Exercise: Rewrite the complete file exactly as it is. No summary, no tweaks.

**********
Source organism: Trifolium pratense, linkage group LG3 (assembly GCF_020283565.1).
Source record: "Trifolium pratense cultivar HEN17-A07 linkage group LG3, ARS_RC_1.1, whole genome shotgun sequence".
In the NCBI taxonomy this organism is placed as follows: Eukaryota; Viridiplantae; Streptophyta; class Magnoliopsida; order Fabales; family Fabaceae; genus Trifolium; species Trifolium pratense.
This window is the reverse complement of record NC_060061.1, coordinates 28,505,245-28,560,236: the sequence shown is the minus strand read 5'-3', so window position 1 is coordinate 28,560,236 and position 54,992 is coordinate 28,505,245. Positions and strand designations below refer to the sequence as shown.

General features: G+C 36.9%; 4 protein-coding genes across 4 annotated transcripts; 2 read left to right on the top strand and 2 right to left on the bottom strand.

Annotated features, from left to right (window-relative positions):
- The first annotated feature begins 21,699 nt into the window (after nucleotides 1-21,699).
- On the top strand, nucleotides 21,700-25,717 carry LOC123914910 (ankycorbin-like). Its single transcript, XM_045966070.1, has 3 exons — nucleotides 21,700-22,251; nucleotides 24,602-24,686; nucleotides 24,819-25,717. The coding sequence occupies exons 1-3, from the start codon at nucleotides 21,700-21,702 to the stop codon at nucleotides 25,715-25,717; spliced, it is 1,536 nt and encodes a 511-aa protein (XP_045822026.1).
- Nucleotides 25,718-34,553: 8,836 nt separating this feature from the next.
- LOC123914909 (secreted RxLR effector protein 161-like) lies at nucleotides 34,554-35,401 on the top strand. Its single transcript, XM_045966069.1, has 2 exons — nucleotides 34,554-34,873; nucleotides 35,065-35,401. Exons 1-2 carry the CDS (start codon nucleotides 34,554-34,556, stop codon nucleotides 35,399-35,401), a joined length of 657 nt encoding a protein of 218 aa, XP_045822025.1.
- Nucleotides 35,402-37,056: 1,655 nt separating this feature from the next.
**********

Source organism: Trifolium pratense, linkage group LG3 (assembly GCF_020283565.1).
Source record: "Trifolium pratense cultivar HEN17-A07 linkage group LG3, ARS_RC_1.1, whole genome shotgun sequence".
In the NCBI taxonomy this organism is placed as follows: Eukaryota; Viridiplantae; Streptophyta; class Magnoliopsida; order Fabales; family Fabaceae; genus Trifolium; species Trifolium pratense.
This window is the reverse complement of record NC_060061.1, coordinates 28,505,245-28,560,236: the sequence shown is the minus strand read 5'-3', so window position 1 is coordinate 28,560,236 and position 54,992 is coordinate 28,505,245. Positions and strand designations below refer to the sequence as shown.

General features: G+C 36.9%; 4 protein-coding genes across 4 annotated transcripts; 2 read left to right on the top strand and 2 right to left on the bottom strand.

Annotated features, from left to right (window-relative positions):
- The first annotated feature begins 21,699 nt into the window (after nucleotides 1-21,699).
- On the top strand, nucleotides 21,700-25,717 carry LOC123914910 (ankycorbin-like). Its single transcript, XM_045966070.1, has 3 exons — nucleotides 21,700-22,251; nucleotides 24,602-24,686; nucleotides 24,819-25,717. The coding sequence occupies exons 1-3, from the start codon at nucleotides 21,700-21,702 to the stop codon at nucleotides 25,715-25,717; spliced, it is 1,536 nt and encodes a 511-aa protein (XP_045822026.1).
- Nucleotides 25,718-34,553: 8,836 nt separating this feature from the next.
- LOC123914909 (secreted RxLR effector protein 161-like) lies at nucleotides 34,554-35,401 on the top strand. Its single transcript, XM_045966069.1, has 2 exons — nucleotides 34,554-34,873; nucleotides 35,065-35,401. Exons 1-2 carry the CDS (start codon nucleotides 34,554-34,556, stop codon nucleotides 35,399-35,401), a joined length of 657 nt encoding a protein of 218 aa, XP_045822025.1.
- Nucleotides 35,402-37,056: 1,655 nt separating this feature from the next.